My Lords, it is impossible to make a proper winding-up speech after such a long debate with such excellent speeches. They have been absolutely in the tradition of this House, where passions have been running high but courtesy has nevertheless largely been shown, and even some humour. I, too, congratulate the noble and learned Lord, Lord Mackay of Clashfern, and his committee on their excellent report, and the noble Lord, Lord Joffe, on his Bill and the huge sincerity and unfailing courtesy with which he has brought it forward.
The Select Committee has produced an excellent report, and it has given us a way of taking forward some real concerns. We have heard compelling testimony about the unbearable nature of the suffering of some of those who are terminally ill, and who do not wish to choke to death or die in some other horrible circumstance. We know, from the committee's report and the evidence it heard, that there is a considerable body of opinion, in this House as elsewhere, that believes that people with such conditions should be able to ask for their doctors to help them to die, with all the safeguards discussed.
The committee looked closely at issues of patient autonomy, as has this debate, and examined the growing view that patients have the right to call the tune. This debate has also examined existential questions about the meaning of life, and about suffering as part of life. It has touched on questions of the doctor-patient relationship, and whether a change in legislation will damage that relationship—particularly that between older people and their general practitioners. We have also heard quite a lot about those "weasel words" the slippery slope, as the noble Lord, Lord Griffiths of Burry Port, put it, and the slippery slope argument, with evidence, particularly from the Netherlands, that euthanasia has not been wholly voluntary in all cases, as the noble Lord, Lord Tombs, reminded us.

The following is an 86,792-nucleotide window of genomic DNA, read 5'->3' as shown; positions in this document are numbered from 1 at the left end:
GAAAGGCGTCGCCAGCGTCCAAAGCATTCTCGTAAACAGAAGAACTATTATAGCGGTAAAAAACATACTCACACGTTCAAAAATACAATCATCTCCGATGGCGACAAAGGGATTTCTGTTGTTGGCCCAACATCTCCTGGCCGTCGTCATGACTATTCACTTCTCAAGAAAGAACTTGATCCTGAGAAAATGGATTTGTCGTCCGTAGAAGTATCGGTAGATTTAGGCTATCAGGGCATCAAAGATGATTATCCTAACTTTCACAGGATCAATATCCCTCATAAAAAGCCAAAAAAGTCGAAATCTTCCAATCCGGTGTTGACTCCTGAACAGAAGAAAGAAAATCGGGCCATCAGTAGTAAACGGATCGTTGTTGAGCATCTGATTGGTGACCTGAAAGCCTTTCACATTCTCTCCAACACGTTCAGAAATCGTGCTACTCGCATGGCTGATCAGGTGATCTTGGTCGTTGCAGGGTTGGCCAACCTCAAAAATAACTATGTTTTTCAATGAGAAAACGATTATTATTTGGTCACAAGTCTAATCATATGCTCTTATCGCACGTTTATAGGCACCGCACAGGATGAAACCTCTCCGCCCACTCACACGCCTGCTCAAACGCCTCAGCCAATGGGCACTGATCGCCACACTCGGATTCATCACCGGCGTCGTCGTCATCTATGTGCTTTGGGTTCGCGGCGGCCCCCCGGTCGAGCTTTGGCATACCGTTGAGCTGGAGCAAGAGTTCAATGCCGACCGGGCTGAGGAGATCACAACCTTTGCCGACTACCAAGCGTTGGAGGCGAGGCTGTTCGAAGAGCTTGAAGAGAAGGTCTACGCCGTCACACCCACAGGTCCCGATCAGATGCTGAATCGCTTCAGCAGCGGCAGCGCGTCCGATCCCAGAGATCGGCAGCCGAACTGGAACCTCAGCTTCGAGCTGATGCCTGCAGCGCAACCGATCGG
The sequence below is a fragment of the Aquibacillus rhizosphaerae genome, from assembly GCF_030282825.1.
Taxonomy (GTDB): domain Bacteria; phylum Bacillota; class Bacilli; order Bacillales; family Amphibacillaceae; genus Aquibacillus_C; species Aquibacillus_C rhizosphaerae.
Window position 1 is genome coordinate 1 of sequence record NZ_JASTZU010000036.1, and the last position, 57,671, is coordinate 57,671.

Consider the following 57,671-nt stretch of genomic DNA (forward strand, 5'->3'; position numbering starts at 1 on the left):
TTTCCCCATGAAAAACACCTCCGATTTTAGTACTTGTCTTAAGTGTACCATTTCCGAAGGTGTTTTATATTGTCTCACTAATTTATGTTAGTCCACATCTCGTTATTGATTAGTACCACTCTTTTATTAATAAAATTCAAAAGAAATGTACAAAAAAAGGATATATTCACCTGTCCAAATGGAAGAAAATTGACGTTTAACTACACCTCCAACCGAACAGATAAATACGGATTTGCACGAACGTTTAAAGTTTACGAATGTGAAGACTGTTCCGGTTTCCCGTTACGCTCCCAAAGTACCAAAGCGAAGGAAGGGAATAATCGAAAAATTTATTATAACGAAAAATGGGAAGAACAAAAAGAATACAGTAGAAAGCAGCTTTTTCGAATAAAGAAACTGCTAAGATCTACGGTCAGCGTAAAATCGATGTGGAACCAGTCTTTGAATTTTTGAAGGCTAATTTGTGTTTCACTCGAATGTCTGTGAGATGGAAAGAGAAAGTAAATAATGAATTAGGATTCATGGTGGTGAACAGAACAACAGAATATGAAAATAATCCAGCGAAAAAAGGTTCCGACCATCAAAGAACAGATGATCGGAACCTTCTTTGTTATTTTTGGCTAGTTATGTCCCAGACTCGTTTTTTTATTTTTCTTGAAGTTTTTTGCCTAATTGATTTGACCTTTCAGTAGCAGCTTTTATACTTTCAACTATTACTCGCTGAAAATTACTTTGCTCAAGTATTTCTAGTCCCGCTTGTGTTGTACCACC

We have heard that only some 54 per cent of euthanasias are reported to the authorities. In some of these cases, the evidence suggests that euthanasia includes neonates, people in comas and people with a mental illness. Most worryingly of all, according to Irene Keizer from the Dutch Ministry of Health, Welfare and Sport, 25 per cent are people who could have made a request but did not. Then we have had all this firmly rebutted, particularly by my noble friend Lord Taverne.
So where are we? In my view, the Select Committee was right to conclude that assisted suicide should be viewed separately from voluntary euthanasia. I was delighted to hear that the noble Lord, Lord Joffe, is minded to restrict a successor Bill, should there be one, to assisted suicide alone. There are clearly many among us, and I am one, who regard the killing of patients by their doctors, with intent to kill, despite its being at the patient's request, as wholly wrong. I agree completely with the noble Lord, Lord Walton of Detchant, on that.
Furthermore, many regard such killing as utterly incompatible, as do I, with the ethical principles and position of trust which doctors hold. Those who hold such a view would argue that, for societal and moral reasons—pace what the noble Baroness, Lady Hayman, has said, it is not only a religious view—even if a patient is utterly incapacitated by their disease and incapable of killing themselves, they should not be able to get someone else to kill them intentionally. That might be hard, but it may also be right for societal reasons. Unlike the noble Lord, Lord Plant of Highfield, I think there is a difference between commission and omission in these cases.